Most countries in maritime Asia, including China, have signed and ratified the 1982 UN Conventional on the Law of the Sea (UNCLOS). UNCLOS defines the rights and responsibilities of nations with respect to the world’s oceans and creates guidelines for the use of natural resources, the environment, and commercial affairs. Under UNCLOS, countries can claim 12 nautical miles (22km) of territorial sea and 200 nautical miles of EEZ off the coast of their mainland and habitable islands. Through UNCLOS, five countries, Brunei, Malaysia, the Philippines, Vietnam and Taiwan, claim ownership over part of the sea. Conversely, China’s claims in the South China Sea are framed in historical narrative. Beijing’s claim is expressed through the so called “nine-dashed line”, first drawn in 1947 by the Kuomintang government exiled in Taiwan, rather than the rules established through UNCLOS. The nine-dash-line cuts across the claims of other nations and encompasses about 90 percent of the 3.5 million square-km South China Sea on Chinese maps. Scarborough Shoal falls within the nine-dashed line, as do the Paracel and Spratly Islands, the two most important disputed island groups in sea; each of these formations are claimed by other countries. China insists it has sovereignty over these groups. In less than two years, it has reclaimed more than 810 hectares of land across the Spratlys alone, an area that overlaps with the EEZ of the Philippines, Malaysia, Vietnam and Brunei. Washington takes no position in the sovereignty debate, but is concerned with emerging threats to “freedom of navigation” in the region, which serves as a critical sea line for global trade and US naval forces. For the Chinese government, it is a matter of exerting control over vital trade routes, increasing access to unexploited natural resources, confronting historical grievances and consolidating its sense of security and power projection. More broadly, it is about China’s desire to become a power in the Pacific region on par with the United States.
China’s reclamation in the South China Sea constitute a complicated legal issue. International law does not give legitimacy for historic claims to territory in the sea such as China’s nine-dashed-line, and much of the territory claimed by China overlaps with the EEZs of other countries. Under UNCLOS, however, a state does not have exclusive rights to conduct sovereign survey activities (military or reconnaissance missions) within their EEZ. While China and other claimants have essentially given up their respective economic rights contained in another country’s EEZ, they have not given up their right to actually enter the area. Importantly, under UNCLOS, sovereignty depends on the type of land. Beijing’s recent reclamation activities highlight the uncertain distinction between land formations and their designated sovereignty in the sea. Islands are entitled to the same maritime zones as land territories, meaning island owners can claim EEZs around the island. Rocks are only entitled to a 12 nautical mile territorial sea, while low tide elevations are not entitled to any territorial sea provisions at all. The status of the places that China is building is unclear. Many of the formations in contested island chains have not been officially labeled as islands, rocks, or low-tide elevations. Pre-construction, they were not islands, but some may be rocks with territorial waters; some low-tide elevations with no waters at all. By building on these formations, it appears that China could attempt to establish a 12-mile belt of territorial waters surrounding features that qualified as rocks prior to the land reclamation efforts. Due to the complex nature of tidal forces, it may be difficult to legally establish which features stood above water at high tide prior to reclamation, which could contribute to China’s sovereignty claim. On August 5, the Chinese government announced it had halted reclamation activities, but it still continues building facilities on the newly created islands. Beijing’s aggressiveness has pushed several Asian countries closer to the United States, lending justification for the American pivot to Asia.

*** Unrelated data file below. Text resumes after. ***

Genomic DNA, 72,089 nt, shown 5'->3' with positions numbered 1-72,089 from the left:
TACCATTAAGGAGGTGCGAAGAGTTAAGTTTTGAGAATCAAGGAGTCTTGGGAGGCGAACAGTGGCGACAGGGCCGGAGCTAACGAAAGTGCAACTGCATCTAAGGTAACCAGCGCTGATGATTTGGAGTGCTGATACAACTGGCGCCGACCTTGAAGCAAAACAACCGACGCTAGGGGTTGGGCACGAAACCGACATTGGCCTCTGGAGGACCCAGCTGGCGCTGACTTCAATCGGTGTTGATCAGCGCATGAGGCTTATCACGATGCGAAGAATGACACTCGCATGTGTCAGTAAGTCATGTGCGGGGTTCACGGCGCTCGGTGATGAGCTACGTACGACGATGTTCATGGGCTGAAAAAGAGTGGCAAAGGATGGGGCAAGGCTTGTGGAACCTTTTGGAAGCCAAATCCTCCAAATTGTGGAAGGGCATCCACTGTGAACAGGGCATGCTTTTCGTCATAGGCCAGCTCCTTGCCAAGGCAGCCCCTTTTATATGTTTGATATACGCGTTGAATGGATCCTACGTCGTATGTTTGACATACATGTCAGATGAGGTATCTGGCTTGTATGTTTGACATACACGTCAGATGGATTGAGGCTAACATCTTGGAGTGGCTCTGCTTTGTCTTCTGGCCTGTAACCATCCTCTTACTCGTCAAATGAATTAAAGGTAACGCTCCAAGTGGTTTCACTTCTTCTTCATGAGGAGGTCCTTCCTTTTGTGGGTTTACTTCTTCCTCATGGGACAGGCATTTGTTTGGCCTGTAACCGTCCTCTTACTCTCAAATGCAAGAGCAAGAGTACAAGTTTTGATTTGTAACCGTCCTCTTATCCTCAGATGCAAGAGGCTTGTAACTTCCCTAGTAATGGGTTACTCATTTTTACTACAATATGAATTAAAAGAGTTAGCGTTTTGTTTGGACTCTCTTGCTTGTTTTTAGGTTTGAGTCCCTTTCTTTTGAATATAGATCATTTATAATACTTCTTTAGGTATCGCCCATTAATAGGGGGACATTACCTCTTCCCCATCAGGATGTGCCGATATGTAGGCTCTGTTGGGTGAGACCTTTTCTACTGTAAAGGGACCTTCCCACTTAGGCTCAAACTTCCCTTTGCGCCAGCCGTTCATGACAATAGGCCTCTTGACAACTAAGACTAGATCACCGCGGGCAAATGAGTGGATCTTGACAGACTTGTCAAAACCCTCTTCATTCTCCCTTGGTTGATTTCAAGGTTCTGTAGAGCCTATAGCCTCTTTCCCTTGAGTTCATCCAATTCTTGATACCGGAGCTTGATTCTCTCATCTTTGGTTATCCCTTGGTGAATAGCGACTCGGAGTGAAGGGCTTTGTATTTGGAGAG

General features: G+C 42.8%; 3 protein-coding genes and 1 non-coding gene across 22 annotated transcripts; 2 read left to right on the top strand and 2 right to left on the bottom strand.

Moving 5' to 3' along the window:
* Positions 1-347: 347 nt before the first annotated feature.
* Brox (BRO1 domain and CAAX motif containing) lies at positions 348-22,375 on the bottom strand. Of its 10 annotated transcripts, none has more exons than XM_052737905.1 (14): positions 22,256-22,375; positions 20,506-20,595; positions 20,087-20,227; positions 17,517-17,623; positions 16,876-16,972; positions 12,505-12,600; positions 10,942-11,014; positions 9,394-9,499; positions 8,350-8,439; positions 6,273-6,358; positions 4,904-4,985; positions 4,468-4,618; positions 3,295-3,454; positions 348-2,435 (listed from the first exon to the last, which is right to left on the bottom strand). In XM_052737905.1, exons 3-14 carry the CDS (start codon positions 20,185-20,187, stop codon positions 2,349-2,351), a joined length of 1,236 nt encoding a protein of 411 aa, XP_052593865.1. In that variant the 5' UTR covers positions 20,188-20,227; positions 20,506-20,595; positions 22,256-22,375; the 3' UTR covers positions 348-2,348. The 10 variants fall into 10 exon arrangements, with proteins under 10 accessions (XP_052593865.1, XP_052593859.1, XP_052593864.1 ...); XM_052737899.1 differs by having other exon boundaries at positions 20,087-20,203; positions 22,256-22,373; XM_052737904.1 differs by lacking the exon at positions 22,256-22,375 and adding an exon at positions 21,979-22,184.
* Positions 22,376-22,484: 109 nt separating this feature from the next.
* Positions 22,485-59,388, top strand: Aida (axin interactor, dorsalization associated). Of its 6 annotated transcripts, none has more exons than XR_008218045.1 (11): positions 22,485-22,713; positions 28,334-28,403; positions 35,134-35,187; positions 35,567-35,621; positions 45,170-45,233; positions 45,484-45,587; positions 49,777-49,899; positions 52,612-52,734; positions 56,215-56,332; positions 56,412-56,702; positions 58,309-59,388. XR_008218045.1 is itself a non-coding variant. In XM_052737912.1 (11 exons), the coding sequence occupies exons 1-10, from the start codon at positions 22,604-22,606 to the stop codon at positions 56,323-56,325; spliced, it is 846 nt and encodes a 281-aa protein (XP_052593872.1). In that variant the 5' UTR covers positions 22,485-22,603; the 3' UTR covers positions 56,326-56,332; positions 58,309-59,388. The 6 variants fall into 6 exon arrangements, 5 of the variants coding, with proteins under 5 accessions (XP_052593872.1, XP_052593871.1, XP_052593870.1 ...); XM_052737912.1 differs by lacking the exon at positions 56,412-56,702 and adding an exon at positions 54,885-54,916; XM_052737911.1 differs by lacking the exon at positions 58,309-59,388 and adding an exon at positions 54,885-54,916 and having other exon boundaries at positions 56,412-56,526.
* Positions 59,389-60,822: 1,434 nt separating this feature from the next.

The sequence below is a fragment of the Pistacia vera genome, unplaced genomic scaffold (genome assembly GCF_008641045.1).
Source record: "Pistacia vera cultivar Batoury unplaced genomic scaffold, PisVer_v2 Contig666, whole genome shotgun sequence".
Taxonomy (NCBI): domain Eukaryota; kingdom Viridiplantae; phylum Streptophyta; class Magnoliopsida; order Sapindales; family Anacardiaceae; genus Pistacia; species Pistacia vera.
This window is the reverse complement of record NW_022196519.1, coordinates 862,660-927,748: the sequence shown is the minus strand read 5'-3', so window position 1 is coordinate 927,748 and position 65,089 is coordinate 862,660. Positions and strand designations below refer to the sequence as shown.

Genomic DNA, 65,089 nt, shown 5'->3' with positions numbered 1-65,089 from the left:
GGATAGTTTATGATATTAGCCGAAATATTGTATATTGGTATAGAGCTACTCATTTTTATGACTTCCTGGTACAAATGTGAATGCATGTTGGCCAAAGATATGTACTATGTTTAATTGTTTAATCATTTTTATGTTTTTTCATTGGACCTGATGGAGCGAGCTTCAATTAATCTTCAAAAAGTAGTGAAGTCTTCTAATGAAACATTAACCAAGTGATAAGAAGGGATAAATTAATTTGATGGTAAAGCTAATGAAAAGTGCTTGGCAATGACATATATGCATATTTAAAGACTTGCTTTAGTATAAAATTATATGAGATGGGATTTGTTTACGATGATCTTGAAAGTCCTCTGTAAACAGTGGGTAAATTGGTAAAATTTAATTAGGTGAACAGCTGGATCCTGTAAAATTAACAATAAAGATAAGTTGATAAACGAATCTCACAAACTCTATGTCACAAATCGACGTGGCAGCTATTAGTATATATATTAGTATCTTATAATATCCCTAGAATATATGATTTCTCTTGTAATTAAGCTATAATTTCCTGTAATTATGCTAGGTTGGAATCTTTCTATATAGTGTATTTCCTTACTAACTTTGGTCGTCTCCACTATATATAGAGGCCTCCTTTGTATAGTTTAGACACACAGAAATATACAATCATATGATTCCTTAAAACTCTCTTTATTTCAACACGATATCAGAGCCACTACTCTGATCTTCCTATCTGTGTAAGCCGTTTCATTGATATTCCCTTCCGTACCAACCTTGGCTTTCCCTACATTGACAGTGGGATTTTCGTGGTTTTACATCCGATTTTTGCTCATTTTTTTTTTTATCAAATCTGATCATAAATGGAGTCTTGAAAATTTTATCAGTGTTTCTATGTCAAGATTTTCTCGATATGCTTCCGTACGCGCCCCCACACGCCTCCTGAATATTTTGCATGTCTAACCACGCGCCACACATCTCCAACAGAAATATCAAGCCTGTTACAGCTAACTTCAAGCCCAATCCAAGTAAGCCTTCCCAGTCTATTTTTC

China’s recent actions threaten to destabilize a region with enormous strategic importance for the United States and regional stakeholders. President Obama’s Pacific pivot, which aims to shift US foreign policy and military focus to face strategic challenges posed by China, has so far been incremental: a few hundred Marines stationed in Australia, ramped-up military exercises with allies, more bombers deployed to Guam. The US is also urging smaller Asian nations to collectively assert freedom of navigation and challenge Beijing with joint naval patrols. The Philippines, for instance, has upgraded security ties with the US, Japan, Australia and Vietnam, while going so far as taking China to an arbitration court at The Hague. Moreover, the proposed 12-nation Trans-Pacific Partnership (TPP), a massive free trade agreement of which China is not a part, is meant in part to check Chinese assertiveness and influence in Southeast Asia. While TPP negotiations are still ongoing, the US continues to be the dominant military presence in the region. For years, the Pentagon has sent a nuclear-powered carrier backed by up to a dozen guided missile cruisers, destroyers and frigates into the South China Sea at least once per year. Washington is also seeking new weapons to try and break through China’s growing ‘anti-access / area-denial’ (A2/AD) capability. Yet China’s increasingly sophisticated and formidable naval capability, and the intrinsic shift that is taking place in Asia’s balance of power, may make a more assertive stance inevitable. Instead of constraining its ambitions, Beijing seems to have become even more determined to win the scramble for disputed island and resources across the area. The United States and regional allies need to develop a comprehensive strategy for the South China Sea. Forcing China to remedy its many disputes now, when its military and maritime capabilities remain relatively weak, will make it more likely that the disputes will be resolved peacefully and in Washington’s favour. If pragmatic and coordinated defensive, diplomatic, and legal action is not undertaken, the South China Sea could be in danger of becoming a Chinese lake.